Garston station signal box closed on 23 July 1967 after the up loop had been removed. It was demolished straight away.

In 1969 the Merseyside Passenger Transport Executive (MPTE) was formed. Building upon reports produced by the local authorities the MPTE obtained an Act in 1971 which would create what became the ‘Merseyrail’ network. The line through Garston was to be electrified and linked to an underground network in Central Liverpool. To enable the construction of the underground lines Liverpool Central station had to close and, as a result, the Gateacre service would be withdrawn. This service was discontinued on 17 April 1972, and Garston station was closed. Prior to closure the station had been allowed to deteriorate, and after closure it became completely derelict. At some point in the later half of 1977 the street level building was demolished along with the footbridge and the extensive station canopies. All structures were removed from up platform, except the urinal.

Garston station reopened on 3 January 1978 as a terminus station for the Merseyrail network’s Northern Line extension. This had seen the former CLC line as far as Garston electrified with third rail. Only the former Liverpool direction platform was in use. The former up direction platform remained out of use as did the line between Garston and Hunts Cross West Junction. A former platform waiting room was converted into booking and waiting facilities. A through access road was created on the south side of the station which passed directly in front of the new main entrance. The road was created as part of a proposed bus/rail interchange. The bus drivers trade union refused to allow its members to use the new road and it was years before agreement could be reached.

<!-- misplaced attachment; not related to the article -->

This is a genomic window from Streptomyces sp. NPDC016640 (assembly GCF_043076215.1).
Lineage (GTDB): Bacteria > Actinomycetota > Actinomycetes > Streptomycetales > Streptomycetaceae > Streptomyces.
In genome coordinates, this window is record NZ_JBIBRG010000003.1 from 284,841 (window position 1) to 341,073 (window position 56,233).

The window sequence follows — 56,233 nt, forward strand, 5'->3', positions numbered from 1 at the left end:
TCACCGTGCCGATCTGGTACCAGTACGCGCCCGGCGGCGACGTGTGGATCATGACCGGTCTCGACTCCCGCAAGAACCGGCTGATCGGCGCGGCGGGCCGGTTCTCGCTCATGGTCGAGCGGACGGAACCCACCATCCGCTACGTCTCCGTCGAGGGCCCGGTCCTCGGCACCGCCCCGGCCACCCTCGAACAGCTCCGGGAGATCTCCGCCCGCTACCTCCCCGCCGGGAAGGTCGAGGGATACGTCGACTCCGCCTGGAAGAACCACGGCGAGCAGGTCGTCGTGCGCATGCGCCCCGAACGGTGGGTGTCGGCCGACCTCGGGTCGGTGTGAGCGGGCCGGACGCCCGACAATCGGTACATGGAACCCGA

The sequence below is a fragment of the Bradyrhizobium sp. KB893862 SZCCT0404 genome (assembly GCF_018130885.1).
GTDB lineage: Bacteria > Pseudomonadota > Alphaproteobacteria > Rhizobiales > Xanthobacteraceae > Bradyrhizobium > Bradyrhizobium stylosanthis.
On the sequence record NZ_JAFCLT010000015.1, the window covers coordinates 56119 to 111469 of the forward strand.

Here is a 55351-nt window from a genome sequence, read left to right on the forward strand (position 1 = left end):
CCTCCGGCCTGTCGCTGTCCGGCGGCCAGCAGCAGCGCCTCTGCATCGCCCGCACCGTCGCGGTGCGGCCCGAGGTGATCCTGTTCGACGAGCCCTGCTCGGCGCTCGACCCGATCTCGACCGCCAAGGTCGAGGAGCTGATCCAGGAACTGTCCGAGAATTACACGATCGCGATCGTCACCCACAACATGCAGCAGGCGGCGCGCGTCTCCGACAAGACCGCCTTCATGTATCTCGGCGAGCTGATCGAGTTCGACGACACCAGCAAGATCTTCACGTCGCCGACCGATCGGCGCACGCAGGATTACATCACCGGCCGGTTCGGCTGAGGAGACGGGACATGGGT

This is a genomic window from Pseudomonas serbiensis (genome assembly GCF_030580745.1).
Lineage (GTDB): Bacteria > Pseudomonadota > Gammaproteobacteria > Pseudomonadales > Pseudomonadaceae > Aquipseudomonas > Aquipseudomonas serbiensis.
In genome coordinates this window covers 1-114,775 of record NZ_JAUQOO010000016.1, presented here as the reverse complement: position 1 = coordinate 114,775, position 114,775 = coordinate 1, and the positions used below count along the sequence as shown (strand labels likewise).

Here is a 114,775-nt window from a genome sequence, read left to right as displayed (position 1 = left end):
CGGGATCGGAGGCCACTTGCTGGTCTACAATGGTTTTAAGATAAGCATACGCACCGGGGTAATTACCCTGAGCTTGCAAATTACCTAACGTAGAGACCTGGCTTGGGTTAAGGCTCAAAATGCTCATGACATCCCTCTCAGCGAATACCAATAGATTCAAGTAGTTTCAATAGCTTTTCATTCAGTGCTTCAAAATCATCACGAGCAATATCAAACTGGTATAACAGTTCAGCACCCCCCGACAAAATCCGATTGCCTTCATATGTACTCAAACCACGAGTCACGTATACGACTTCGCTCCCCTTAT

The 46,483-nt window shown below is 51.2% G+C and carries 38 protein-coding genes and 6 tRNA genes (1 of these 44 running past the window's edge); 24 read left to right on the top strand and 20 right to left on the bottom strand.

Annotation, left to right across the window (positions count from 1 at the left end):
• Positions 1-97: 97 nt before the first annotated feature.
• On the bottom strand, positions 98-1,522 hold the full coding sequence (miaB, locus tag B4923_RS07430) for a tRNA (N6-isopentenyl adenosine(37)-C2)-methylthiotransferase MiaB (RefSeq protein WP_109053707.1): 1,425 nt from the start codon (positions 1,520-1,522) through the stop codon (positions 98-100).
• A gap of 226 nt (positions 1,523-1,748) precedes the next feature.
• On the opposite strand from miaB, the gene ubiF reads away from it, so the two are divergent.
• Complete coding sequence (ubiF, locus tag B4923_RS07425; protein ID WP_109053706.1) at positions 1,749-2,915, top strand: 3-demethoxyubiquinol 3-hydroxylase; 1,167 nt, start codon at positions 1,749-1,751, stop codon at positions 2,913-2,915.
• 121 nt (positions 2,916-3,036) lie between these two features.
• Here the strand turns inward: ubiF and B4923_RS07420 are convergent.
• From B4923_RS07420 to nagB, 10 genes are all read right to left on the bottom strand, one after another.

In its newly constituted state Garston once again became very busy, having a regular train service to Kirkby via Liverpool Central and a new underground line which ran at a 20-minute frequency for most of the day.

In 1983 the electrification was extended a couple of miles further east to Hunts Cross where connections with the main line were possible. The up platform was brought back into use but with only one platform face. A covered footbridge was provided at the western end of the station. The iron urinal was removed and donated to the National Railway Museum. On 16 May 1983 Garston became a through station again when the extension opened to Hunts Cross. With the opening of the extension trains ran between Hunts Cross and Southport via central Liverpool at a 15-minute frequency for most of the day (reducing to 30 minutes after 19.00) on Monday-to-Saturday.

In the late 1990s Merseytravel, the local authority transport authority, explored the option of creating a South Liverpool Parkway Station. This new facility would serve the former CLC line and the former LNWR main line to London. It was decided to locate the new station just to the east of Garston Station. Its west end platform ramps would be less than 10 metres away from Garston’s east end ramps.

In the early part of the twenty-first century work was authorised to create South Liverpool Parkway which replaced both Garston and nearby Allerton stations. On 11 June 2006 the new station opened. Allerton had already closed in 2005, but Garston closed for the second and final time on the 10 June 2006, and it was demolished shortly afterwards. Nothing remained of it in 2013.